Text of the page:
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We read with interest the paper by Zoutendijk et al who found that entecavir-induced virological response (VR) reduces the probability of liver disease progression (LDP) in chronic hepatitis B (CHB) patients with cirrhosis. They also found previous lamivudine treatment not to be a significant risk factor,1 but as a large number of lamivudine-experienced CHB patients exist, the impact of different types of lamivudine exposure on entecavir resistance in entecavir-treated real-world patients is not well documented, and can lead to suboptimal VR, virological breakthrough and entecavir resistance. We report here our long-term study, from 2005 to 2011, of 300 real-world entecavir-treated CHB patients, including 90 (30%) nucleos(t)ide-experienced cases. The baseline demographics are shown in table 1. Mean duration of entecavir therapy and follow-up was 30.5 (95% CI 28.6 to 32.4) and 32.7 (95% CI 30.8 to 34.6) months, respectively.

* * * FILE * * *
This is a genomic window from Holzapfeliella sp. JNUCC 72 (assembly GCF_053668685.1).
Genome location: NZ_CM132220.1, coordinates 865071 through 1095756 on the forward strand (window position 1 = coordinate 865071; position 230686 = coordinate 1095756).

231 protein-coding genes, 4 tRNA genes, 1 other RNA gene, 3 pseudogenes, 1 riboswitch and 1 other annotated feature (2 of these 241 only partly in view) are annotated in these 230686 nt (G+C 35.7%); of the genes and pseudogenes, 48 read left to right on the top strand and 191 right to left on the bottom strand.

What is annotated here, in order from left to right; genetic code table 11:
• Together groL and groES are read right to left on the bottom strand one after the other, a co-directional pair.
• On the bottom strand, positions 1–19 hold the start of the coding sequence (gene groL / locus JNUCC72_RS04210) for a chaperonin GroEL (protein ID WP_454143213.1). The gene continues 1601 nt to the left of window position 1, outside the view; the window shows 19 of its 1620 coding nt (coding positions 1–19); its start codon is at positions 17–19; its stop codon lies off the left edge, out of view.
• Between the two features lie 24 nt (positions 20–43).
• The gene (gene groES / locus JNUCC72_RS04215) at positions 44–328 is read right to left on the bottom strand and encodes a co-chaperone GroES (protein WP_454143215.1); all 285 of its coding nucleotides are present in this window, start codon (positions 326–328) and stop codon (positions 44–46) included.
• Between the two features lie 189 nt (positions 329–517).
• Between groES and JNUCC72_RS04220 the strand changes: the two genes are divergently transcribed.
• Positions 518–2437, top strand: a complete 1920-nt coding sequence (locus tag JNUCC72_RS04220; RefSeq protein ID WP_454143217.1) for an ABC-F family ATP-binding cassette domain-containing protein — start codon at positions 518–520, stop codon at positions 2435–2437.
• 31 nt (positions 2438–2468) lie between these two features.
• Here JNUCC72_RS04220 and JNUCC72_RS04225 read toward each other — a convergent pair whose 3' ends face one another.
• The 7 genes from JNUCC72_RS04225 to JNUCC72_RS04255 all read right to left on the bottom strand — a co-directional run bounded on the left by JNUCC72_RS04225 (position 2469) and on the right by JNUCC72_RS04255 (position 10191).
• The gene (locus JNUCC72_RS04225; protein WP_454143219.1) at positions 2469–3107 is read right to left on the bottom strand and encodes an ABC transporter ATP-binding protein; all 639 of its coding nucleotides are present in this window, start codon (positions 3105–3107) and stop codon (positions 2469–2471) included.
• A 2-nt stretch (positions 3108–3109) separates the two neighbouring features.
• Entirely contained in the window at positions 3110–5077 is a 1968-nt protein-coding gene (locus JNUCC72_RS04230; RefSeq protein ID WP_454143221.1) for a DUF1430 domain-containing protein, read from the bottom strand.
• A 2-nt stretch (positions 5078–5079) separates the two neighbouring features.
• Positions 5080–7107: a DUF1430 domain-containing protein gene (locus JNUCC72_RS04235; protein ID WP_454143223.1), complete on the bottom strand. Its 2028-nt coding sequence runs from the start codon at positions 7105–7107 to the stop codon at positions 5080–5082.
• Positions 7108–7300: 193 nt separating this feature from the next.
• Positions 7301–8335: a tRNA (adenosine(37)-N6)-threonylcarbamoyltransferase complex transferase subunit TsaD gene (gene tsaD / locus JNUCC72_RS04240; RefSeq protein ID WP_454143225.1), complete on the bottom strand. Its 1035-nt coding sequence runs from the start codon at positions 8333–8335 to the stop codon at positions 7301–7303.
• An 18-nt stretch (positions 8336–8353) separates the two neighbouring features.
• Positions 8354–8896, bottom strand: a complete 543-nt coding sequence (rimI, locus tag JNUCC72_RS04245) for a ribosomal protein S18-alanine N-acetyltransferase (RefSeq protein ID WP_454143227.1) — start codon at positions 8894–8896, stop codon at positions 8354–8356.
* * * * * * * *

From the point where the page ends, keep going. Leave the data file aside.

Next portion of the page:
The cumulative probability of entecavir-induced VR was 96.5% by year 4. Similar to Zoutendijk's study, baseline liver disease severity did not influence VR rates in our cohort (p=0.72). Using Cox regression correcting for baseline factors, like lamivudine exposure and cirrhosis, only HBeAg-negative status (HR=2.07; 95% CI 1.56 to 2.75; p<0.001) and lower Hepatitis B …